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Monitoring the Progress of Individual Students

Instructor: Sharon Linde
In order to plan instruction for students, teachers must first have a solid idea of student skill level. This lesson explains methods for monitoring and recording the progress of individual students and shows how it is applied in a classroom.

Why Monitor Progress?

Teachers today know the importance of planning instruction. They likely follow guidelines set by districts or individual schools. Within those guidelines are curriculum standards. These instructional guidelines assist teachers in knowing when and how to teach a skill. For instance, teaching two digit addition in second grade or covering earth science concepts in fifth. Within this scope and sequence of overarching content, however, are individual students with unique skills and needs. These strengths and struggles are necessary for teachers to understand so they can plan instruction geared for each student's success.

Progress Monitoring Basics

Ms. Patten is a teacher who understands progress monitoring, or methods of collecting and applying data about student skills to plan instruction. Over the years, Ms. Patten has learned the ropes of progress monitoring and uses techniques that allow her to closely watch each student's growth, or lack of. From this information, she plans instruction that allows individual students to get the material and practice they need. Let's see how this is done.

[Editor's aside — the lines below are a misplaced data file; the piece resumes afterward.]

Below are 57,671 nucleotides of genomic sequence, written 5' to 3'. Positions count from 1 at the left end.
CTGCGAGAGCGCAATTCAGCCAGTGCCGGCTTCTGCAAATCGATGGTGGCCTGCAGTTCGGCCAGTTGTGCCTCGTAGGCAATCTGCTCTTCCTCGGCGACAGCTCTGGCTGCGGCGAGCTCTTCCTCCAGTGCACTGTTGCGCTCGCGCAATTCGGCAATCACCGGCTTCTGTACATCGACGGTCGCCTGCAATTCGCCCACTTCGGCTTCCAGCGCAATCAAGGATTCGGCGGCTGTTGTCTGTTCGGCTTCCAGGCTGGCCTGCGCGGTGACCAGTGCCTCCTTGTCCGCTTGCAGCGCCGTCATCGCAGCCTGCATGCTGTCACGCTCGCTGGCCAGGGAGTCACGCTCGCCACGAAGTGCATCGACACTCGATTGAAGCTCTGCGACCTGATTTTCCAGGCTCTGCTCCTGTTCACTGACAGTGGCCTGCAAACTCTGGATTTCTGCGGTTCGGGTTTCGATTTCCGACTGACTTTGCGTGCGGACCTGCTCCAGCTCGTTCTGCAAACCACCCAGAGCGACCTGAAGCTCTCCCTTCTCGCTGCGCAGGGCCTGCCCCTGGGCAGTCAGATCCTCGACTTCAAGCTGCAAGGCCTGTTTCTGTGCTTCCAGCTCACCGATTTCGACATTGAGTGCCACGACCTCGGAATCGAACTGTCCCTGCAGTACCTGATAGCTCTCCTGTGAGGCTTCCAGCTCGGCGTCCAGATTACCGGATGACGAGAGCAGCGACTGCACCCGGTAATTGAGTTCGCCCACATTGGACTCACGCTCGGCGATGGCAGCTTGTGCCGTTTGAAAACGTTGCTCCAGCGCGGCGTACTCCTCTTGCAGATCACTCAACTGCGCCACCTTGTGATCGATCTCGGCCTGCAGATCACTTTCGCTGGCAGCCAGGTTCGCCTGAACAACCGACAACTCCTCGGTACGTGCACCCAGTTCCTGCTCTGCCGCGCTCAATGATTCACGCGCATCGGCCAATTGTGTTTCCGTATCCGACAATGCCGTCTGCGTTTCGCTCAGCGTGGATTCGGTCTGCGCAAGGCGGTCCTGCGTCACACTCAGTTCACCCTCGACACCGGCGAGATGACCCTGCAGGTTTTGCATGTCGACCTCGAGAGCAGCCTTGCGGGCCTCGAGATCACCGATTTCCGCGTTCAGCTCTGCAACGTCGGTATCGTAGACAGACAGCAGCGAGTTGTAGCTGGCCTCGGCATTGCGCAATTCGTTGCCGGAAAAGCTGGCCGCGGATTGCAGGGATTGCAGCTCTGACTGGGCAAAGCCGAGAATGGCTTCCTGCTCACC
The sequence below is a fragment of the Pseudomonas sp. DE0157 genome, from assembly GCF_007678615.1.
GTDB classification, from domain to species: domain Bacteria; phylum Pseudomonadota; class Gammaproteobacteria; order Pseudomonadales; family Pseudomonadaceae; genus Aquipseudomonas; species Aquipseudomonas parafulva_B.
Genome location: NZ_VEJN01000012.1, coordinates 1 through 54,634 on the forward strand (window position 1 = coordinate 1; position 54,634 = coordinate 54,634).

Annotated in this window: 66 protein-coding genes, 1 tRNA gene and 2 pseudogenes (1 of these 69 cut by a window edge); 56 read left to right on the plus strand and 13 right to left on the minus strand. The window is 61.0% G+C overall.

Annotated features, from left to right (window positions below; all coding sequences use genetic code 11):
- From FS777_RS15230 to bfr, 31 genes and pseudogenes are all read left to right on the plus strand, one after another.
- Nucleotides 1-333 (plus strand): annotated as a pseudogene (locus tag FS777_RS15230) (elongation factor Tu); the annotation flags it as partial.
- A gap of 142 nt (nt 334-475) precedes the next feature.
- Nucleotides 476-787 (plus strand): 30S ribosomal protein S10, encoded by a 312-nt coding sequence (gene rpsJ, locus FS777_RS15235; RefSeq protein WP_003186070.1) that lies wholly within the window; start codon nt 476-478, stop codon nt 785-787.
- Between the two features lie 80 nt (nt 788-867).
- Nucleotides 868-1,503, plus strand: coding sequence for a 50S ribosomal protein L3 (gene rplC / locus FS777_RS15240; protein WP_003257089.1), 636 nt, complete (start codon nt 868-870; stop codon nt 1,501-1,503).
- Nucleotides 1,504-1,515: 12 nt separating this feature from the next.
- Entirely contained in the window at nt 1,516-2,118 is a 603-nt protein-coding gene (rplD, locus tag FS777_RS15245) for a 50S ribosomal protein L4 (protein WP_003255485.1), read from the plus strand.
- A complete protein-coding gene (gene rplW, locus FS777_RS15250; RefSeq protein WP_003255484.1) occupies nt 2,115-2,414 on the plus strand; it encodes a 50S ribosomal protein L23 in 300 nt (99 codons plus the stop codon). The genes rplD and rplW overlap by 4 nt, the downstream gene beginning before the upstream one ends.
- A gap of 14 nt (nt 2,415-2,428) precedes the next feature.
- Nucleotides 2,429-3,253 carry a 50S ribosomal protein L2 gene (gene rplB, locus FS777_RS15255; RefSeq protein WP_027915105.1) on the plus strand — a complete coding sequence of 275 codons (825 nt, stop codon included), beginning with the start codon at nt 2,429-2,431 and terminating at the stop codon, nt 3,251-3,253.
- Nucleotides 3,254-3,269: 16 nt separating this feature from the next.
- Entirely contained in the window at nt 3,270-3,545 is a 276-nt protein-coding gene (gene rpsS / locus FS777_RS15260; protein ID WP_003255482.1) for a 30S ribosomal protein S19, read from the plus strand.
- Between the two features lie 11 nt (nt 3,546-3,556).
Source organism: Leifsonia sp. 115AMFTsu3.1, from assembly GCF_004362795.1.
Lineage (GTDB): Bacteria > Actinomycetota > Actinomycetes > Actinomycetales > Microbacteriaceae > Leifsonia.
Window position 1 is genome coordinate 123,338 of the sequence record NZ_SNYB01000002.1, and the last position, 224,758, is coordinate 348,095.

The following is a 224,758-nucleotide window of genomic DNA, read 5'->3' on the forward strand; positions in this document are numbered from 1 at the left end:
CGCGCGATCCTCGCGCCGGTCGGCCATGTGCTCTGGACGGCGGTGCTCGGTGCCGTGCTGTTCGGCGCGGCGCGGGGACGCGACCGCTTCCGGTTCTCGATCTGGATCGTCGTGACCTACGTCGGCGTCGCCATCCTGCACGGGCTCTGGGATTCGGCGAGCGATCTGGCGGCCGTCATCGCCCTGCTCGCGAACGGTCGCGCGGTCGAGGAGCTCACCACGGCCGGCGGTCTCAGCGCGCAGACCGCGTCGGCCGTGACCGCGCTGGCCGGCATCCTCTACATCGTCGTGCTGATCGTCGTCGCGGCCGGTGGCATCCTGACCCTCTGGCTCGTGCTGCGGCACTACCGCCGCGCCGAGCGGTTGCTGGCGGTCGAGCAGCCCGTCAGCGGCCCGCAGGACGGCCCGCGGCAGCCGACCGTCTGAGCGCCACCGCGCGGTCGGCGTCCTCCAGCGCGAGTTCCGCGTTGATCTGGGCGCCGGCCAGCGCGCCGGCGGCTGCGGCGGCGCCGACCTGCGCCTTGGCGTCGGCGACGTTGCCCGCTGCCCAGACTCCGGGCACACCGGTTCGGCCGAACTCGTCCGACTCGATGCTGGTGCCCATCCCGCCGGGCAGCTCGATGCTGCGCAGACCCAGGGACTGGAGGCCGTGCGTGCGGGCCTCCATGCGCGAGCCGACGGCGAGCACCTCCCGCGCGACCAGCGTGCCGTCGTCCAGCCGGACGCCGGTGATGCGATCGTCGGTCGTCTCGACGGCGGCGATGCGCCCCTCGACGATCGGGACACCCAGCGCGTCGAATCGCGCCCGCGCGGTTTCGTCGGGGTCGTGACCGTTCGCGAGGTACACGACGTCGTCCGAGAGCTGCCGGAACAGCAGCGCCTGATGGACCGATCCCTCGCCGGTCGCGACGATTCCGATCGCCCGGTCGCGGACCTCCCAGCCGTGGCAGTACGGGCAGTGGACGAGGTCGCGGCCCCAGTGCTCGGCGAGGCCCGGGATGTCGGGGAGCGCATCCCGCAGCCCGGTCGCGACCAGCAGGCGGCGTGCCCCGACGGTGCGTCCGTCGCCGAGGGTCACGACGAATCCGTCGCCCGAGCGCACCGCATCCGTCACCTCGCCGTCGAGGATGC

Ms. Patten starts monitoring her students on the first day of school. Why? As she learns names and personalities, she also gets to know her students as learners. She begins collecting data, information she can use to plan instruction, in two ways - formally and informally.

Formal assessments are those that give specific data points, like test scores or an IQ, that teachers use for a few reasons. They may apply this information as a baseline to compare later scores. They can also look closely at the information gathered from the assessment and plan overarching goals and objectives for each student. For example, David's formal reading test gathered information about his ability to decode and comprehend. Ms. Patten now knows that David has strong decoding skills but is struggling with understanding the main idea in stories. His vocabulary usage score was also low. She can use this information to put David in a group of students working on the same skills, allowing him to learn the necessary strategies to find success.

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